A Minute for Peace exhibit at the 1965 Worlds Fair increased interest and resulted in daily Minute for Peace broadcasts on many radio stations. These featured the ringing of the UN Peace Bell, a statement by a world leader about ways to foster peace and understanding. This was followed by a request that listeners add their prayer and commitment to help foster peaceful progress on our planet.

The idea of Minute for Peace became popular and played a role in ending the war between Pakistan and India in 1966. United Nations Delegates from both sides publicly joined in silent prayer as they were asked to meditate on peace and good will with determination to overcome hatred and injury with the power and benefit of reconciliation and cooperation. That night, in a UN Security Council special meeting, they declared peace.

Minute for Peace became the centerpiece of Earth Day, when we invite people World-Wide to join in two minutes of silent prayer or reflection as the Peace Bell at the United Nations is rung to celebrate the beginning of Spring.

Peace begins in the mind. The repeated participation by friends and adversaries, in heartfelt thoughts and silent prayers for peace when the Peace Bell was rung each year on Earth Day, helped end the Cold War.

Spread the word to every church, synagogue, mosque and school and let people everywhere know of this opportunity to tap the best of their religious values; to join hearts and minds in loving faith that wherever there is hate, fear or conflict, peace will prevail. Together we can make the new millennium a new and better future for the human adventure.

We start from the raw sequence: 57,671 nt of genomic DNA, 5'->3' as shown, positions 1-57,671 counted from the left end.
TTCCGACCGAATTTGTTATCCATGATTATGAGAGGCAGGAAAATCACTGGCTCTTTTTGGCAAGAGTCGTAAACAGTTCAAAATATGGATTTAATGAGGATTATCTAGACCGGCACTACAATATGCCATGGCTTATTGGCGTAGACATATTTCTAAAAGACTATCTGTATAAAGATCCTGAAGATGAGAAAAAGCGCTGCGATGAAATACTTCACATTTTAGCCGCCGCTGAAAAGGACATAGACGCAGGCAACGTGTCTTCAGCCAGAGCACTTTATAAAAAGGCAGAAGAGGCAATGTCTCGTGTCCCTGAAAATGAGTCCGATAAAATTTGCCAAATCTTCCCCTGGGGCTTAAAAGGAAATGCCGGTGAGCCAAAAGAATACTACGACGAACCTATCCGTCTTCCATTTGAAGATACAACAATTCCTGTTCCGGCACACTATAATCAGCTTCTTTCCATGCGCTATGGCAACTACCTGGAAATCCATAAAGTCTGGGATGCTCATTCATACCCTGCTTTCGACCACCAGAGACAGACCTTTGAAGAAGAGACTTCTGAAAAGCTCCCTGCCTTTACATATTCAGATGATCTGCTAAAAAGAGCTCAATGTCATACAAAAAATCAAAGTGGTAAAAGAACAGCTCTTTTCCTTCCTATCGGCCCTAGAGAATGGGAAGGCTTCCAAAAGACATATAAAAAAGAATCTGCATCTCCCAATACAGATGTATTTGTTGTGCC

A call by world leaders and heads of government could persuade TV networks and others to promote Minute for Peace Day -- followed by a daily Minute for Peace all over the world.


It was three days before Christmas - And on valley and hill
A Minute for Peace - Joined hearts in good will.
We are one human family - Was the message brought
By the pictures on TV - Where before people fought.
This day then began - A Campaign for Earth
To eliminate poverty - Pollution and dearth.
For when people and groups - Seek a goal all can share
They will treat neighbor and nature - With heartfelt care.
Our planet is suffering - From shortsighted greed
But as Trustees of Earth - We'll meet our Earth's need.


From Power Lines Magazine May-June 1967 (p.33)
Published by World Healing Crusade
476 Lytham Road, Blackpool, England.

The Children's Peace Bell


John McConnell is a man with a fixed idea. He wants and works for Peace. His obsession led to the creation of the "Minute for Peace" moment designed to unify all people through a minute each day in the Silence, centered in personal dedication to thoughts and deeds for peace.

In New York, I listened to this simple, humble dreamer with the gentle voice, kindly face and shy smile. His blue eyes glowed with enthusiasm as he talked. Like all people dedicated to their vision, strength, courage and perseverance give mighty power to his single-minded purpose. And, of course, he is a man of prayer.